Tag Archives: Rick Warren

Three radical facts about sharing money

We had to start talking about money. We were not meeting the goal we set. Drat.

For a church, organizing people to give money to support their life together and mission can be painful these days. In general, the Church is so into the ways of capitalism (where EVERYTHING is “monetized”) it is hard to tell a megachurch from a big box store, sometimes.

Meanwhile, many people are totally turned off to any mention of money or financial obligations clogging up their personal space — if Jesus is saving them from anything, it MUST be the constant barrage of oppressive advertising that demands a purchase every five seconds. They are totally wrong about this, but if the church is asking for money, it looks suspiciously like everything else trying to rob them.

Joel Osteen and Rick Warren are reportedly worth $40 million and $25 million respectively. So I think people can be forgiven if they think Christians are in it for the money — there is a lot of evidence to support that. I don’t know about Joel and Rick, but that is a lot of wealth, guys!

So our pastors and other leaders are very tempted to just keep their mouths shut. If you just TALK about money, people can get nervous. Not everyone, of course, but certainly those who are not sharing are likely to get agitated. But here I am about to talk. I need to say SOMETHING, since I think people are not respecting themselves and others if they do not share what they have like Jesus shared the life of God with them.

So here are three facts about sharing money I think everyone, especially radicals, should consider.

Sharing centers the focus

We need to know this and tell ourselves and others (like our loved ones!), “My money has a purpose for Jesus.” Like Jesus says, “If one’s eye is whole, the whole body is filled with light.” Sharing generously, with an eye on the security of grace and the promise of eternity, makes a mighty contribution to a life which fearlessly exercises freedom. Not sharing money (and all the other gifts entrusted to us) shifts the focus to fear.

Sharing is about fighting back

Sharing resources to support a common, alternative community is fundamental to undermining the status quo. If we do not share, we are individual sitting ducks for the huge powers that seek to dominate us with every ad on every possible surface, embedded in every possible communication.

Projecting your frustration with the corrosive marketing of the world onto the church is just not right! The church makes a request and you think it is an ad? Are we really going to let the world force us into such constant defensiveness that we will never open up and share? The church of Jesus is not the world, it is the antidote to self-destruction!

Sharing makes us real

“But,” I think people feel, “if I share like that, I am that person” — a committed sharer. “I am adult,” maybe stuck, obligated — everything that makes me unfree. Millennials are kind of cheap, afraid, it is said. They are 9/11 and financial crisis people.  They are afraid of debt, hold their assets in cash, don’t even like to invest. They spend less on dinner and spend less on Jesus. What a reputation!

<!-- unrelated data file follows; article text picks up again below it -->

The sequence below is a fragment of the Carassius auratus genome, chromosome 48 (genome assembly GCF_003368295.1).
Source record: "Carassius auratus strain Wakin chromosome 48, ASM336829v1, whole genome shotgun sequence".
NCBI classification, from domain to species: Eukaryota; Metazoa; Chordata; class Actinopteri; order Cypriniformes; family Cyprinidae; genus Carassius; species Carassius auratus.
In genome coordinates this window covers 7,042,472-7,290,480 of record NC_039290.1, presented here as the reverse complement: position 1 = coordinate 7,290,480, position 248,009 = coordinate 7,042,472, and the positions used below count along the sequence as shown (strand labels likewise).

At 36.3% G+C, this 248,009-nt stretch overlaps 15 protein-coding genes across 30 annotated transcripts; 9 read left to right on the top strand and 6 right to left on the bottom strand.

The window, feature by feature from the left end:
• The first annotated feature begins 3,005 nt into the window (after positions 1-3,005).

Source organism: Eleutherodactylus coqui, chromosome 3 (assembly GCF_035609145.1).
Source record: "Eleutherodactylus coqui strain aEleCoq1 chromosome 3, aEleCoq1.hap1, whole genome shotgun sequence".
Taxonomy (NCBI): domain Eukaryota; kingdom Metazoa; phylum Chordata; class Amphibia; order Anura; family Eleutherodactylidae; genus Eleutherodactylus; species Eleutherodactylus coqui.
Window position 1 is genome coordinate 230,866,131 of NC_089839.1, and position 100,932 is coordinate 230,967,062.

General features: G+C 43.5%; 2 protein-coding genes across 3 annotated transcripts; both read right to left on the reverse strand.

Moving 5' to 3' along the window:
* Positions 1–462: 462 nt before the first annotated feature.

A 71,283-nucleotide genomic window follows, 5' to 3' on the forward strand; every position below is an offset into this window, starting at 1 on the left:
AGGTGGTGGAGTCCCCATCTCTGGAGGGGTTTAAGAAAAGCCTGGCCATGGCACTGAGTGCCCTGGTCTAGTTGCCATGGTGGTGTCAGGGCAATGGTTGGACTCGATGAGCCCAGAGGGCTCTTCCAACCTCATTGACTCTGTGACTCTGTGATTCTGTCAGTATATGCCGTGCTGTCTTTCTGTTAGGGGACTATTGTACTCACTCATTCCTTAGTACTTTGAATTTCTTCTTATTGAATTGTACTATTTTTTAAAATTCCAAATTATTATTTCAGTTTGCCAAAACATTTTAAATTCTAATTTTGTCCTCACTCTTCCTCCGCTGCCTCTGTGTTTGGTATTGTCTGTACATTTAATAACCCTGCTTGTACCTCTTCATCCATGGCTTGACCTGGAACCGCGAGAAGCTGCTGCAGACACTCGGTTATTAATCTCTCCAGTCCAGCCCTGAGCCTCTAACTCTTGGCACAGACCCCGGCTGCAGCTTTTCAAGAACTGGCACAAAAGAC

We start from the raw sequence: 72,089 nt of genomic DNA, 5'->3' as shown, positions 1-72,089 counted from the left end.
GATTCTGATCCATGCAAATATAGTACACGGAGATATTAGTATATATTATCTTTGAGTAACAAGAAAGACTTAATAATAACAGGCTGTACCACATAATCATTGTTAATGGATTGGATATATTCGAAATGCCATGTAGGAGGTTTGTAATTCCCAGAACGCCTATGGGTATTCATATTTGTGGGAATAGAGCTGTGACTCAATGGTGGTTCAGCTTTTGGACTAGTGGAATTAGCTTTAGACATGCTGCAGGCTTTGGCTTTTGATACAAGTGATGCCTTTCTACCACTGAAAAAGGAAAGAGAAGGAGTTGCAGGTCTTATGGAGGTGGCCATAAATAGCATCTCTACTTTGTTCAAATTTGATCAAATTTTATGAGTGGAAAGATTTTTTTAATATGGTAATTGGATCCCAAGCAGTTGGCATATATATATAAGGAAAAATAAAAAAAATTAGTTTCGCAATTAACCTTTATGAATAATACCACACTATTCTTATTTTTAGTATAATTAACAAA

I think sharing makes a person real. (We’ve all read the Velveteen Rabbit, right?). Sharing in the church’s common fund is sharing in a common life of love. It is a regular reinvestment in not leaving, and instead, being tangibly present right now. I am amazed at how many of us have not shared a penny this whole year, as if the church belonged to someone else and not us! What do we express of Jesus, who shares resurrection life with humanity, when we have no similar love to His, no sacrificial instinct, no trust that we are eternally provided for and so can lose our lives and still expect to save them?

Self-giving love, sacrifice, trust — everyone has something like those hopes and graces at work in them, but it seems radical to express them in a world like ours as a person like me. Sharing money: as friends, as married couples, as a team, and certainly as the church, changes the world and changes me in a very practical way.

Endless Love Chooses Limits

My sister made a good point last Wednesday after we stopped playing Wii bowling and watched a few minutes of the news. She said, “I like it when the TiVo’s got nothing and I need to watch the commercials. They are educational.” It will be part of her book “$%!# People in the Last Years of the Baby Boomer Demographic Say.”

I am unlimitedBecause she said that, I listened to the Sprint commercial for their I-Phone 5 deal while I was looking for news about the Phillies (which was not good news). While I was reaching for a Rolo, my ears perked up, because the Sprint commercial actually said, “I need, no, I have the right to be unlimited.” I looked at Gwen and asked, “Did you hear that?” She verified that it happened. Then YouTube confirmed it.

I think the commercial is supposed to be a little ironic. But since truth is not a goal for most advertisers, one cannot be too sure — and ads rarely say something which isn’t supposed to resonate in thirty seconds. So I think being unlimited is exactly what the advertiser meant to promise. And even though it is absurd, I think they meant to tap into the innate, entitled feeling (that is becoming more prevalent all the time) that we have a right to be unlimited. Maybe that sense of entitlement is a legacy of those baby boomers I mentioned. YouTube also verifies they promised fame would make their children live forever (who all sing and dance), all while enjoying endless love. Now those well-educated boomers are working on how they will make it literally possible not to die.

Endless love